I do see in the world that it’s becoming more accepted. As I grow older, I realize that. I feel like people are starting to understand that every sport, including softball, has large representations of both straight and LGBTQ athletes. So I don’t necessarily see the stereotyping as often as I used to. But like I said, in high school people would tell me I play softball, so I have to be gay.

How inclusive do you feel like softball is as a whole? What can it do to improve?

When I think of softball and inclusion, I automatically think how much equipment is needed in order to even play the game. So my head automatically goes to adolescent kids who don’t necessarily have the means to buy these loads of equipment. We have the opportunity to play it, but some lower income areas don’t necessarily have the funds in order to provide the equipment to play the game. I’ve had talks with multiple people throughout the past couple of weeks about diversity and inclusion. And I think it starts with our youth. I think we have to give them the opportunity to play these team sports that require so much equipment.

You look at softball and you see your one or two black players on a softball team. I hear people talk about it all the time, the tokens on the team. We have to be above average to be considered average on a team full of our white counterparts. We’re stereotyped in our own community. We’re on a team and we’re looked at as the fastest. And some of these stereotypes aren’t necessarily negative, because a lot of times we are the fastest, but we’re put into a bubble of what we have to be because of the color of our skin. You see that a lot. I saw that a lot. I’ve heard that a lot. I’ve dealt with it a lot. But as far as inclusion, to get more diversity in the game of softball, I think it starts with our youth and giving them the tools in order to be able to play in the lower income areas. We have to focus on equity. We have to infiltrate those communities with the equipment, so they know that it’s accessible.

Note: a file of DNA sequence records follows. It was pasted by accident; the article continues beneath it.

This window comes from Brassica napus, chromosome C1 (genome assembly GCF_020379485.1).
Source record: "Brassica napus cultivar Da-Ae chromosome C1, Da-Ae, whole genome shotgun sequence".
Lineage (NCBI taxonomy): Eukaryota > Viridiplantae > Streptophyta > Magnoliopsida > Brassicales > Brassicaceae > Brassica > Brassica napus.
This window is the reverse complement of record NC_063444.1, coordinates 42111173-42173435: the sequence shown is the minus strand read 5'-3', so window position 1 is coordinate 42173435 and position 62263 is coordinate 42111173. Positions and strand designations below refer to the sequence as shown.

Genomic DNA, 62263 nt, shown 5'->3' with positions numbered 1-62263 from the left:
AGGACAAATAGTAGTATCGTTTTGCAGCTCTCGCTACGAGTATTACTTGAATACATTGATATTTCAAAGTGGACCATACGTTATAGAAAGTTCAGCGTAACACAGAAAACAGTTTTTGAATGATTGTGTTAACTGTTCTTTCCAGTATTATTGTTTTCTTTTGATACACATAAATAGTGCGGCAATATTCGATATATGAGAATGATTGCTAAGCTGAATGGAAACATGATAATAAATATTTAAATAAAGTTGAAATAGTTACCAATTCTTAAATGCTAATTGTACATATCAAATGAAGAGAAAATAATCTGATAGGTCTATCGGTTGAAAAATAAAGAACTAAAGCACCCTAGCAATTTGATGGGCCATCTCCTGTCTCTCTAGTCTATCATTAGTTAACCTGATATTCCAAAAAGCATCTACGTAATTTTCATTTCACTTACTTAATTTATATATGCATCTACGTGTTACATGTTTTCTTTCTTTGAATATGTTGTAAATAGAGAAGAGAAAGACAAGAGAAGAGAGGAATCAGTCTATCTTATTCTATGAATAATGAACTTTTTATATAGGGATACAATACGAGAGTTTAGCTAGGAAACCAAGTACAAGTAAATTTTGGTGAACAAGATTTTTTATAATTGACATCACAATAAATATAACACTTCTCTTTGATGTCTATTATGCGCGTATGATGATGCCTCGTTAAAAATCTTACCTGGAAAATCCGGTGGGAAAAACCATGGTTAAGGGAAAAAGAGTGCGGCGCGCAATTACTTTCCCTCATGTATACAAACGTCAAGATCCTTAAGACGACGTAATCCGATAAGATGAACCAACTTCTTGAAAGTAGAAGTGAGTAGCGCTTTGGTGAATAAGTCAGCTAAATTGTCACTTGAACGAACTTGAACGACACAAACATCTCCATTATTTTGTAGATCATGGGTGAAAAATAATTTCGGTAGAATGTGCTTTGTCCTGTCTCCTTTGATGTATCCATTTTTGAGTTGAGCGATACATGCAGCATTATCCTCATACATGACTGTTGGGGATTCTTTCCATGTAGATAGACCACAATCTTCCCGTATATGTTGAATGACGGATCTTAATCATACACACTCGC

Do you feel obligated as an athlete to use your platform to speak out about these issues?

I feel more than obligated. I feel like it’s a priority to be able to, and it’s a privilege to be able to use my voice, and I’m taking full advantage of it. Being a woman of color, being in the LGBTQ community, it is so important that I’m able to use my voice so that I can represent people who look like me and feel the way that I do. Having a platform as an athlete, it’s so important to be the voice for people who don’t necessarily have one, so they can know they have somebody to look up to.

And I have seen a lot of people speak up in the softball community. A lot of our white counterparts are reaching out and they’re educating themselves. I see a lot of talk on social media. I see a lot of forums and Zoom calls going on, but I just want to challenge everybody to remember that this isn’t a sprint, it’s a marathon. And we’ve got to have stamina to be able to create change. But I think now more than ever, the timing matters… As far as this movement and then Pride month, I think that they’re both important. I feel that we’re both communities that are lacking. So I’m running with my BLM. I’m advocating for my LGBTQ community. Right now, I feel like my calling is to educate people and to allow them to see the systemic racism and the underlying, the overt and covert racism that plagues our community as much as COVID does, as much as anything else does and even more so.